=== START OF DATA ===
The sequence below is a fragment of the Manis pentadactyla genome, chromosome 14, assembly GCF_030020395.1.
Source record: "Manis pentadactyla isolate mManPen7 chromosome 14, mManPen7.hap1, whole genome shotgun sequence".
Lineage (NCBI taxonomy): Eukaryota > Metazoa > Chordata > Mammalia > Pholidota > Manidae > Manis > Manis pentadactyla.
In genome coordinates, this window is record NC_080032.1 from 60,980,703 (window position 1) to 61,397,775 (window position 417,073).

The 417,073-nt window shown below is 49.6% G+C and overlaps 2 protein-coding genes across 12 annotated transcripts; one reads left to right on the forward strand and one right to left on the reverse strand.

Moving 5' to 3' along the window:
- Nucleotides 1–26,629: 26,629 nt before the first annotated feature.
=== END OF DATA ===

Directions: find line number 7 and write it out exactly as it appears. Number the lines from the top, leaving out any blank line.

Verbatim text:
- Nucleotides 1–26,629: 26,629 nt before the first annotated feature.